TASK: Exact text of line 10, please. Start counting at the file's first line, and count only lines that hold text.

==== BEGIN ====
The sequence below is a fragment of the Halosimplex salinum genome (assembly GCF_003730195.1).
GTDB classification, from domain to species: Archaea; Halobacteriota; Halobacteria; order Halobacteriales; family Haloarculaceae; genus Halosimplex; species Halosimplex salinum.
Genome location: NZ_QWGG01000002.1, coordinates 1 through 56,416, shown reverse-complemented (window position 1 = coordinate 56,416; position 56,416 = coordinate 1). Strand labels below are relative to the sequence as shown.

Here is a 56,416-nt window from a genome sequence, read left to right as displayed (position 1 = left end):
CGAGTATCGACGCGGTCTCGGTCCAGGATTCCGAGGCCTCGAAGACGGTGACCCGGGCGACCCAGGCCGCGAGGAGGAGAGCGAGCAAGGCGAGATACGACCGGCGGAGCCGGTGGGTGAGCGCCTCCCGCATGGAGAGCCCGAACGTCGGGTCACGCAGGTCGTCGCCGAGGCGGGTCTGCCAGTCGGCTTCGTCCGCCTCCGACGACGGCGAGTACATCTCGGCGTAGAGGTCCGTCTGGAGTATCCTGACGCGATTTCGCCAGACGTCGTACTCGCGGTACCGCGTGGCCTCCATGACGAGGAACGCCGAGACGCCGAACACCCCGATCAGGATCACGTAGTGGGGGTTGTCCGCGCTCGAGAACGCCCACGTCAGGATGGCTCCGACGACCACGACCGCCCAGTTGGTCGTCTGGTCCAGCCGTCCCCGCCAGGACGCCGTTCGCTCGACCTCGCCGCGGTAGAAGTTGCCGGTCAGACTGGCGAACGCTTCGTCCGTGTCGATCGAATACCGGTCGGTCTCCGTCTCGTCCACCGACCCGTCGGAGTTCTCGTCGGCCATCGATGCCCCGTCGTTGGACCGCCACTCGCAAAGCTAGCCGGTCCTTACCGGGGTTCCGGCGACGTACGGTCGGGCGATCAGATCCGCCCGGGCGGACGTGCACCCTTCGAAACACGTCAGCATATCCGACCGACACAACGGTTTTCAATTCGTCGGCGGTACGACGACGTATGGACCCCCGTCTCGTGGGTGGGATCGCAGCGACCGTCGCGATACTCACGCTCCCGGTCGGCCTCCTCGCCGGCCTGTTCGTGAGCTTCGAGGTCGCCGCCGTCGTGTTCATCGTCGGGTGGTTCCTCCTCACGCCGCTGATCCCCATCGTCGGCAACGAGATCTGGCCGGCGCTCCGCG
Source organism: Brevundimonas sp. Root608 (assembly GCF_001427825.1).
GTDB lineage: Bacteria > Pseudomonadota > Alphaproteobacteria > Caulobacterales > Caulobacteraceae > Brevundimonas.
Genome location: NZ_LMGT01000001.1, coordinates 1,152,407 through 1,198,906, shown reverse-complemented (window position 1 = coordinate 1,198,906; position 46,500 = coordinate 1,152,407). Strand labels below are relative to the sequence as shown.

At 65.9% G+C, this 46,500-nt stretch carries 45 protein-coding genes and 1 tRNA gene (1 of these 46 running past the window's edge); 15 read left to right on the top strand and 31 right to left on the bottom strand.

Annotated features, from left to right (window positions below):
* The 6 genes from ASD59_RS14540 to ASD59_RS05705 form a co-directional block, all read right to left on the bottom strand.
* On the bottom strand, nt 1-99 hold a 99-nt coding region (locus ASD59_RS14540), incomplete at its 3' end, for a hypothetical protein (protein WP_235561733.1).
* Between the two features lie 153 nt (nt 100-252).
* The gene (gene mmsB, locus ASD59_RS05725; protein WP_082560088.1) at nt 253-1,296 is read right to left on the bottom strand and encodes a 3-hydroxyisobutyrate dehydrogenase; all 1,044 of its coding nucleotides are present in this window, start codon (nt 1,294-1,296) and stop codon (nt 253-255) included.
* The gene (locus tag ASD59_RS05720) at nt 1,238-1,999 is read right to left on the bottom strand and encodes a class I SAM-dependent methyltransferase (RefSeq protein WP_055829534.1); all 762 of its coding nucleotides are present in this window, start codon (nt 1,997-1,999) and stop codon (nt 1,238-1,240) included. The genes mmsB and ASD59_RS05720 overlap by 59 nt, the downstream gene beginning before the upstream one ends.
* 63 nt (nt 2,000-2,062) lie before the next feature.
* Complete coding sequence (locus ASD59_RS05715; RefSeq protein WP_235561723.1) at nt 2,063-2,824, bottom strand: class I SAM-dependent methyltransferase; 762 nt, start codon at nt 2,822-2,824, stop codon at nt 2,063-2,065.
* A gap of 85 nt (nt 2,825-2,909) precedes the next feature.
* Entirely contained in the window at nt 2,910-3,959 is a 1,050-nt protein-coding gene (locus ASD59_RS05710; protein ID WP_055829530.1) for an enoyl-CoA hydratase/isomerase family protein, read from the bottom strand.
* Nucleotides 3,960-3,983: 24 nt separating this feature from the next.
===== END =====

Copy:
Annotated features, from left to right (window positions below):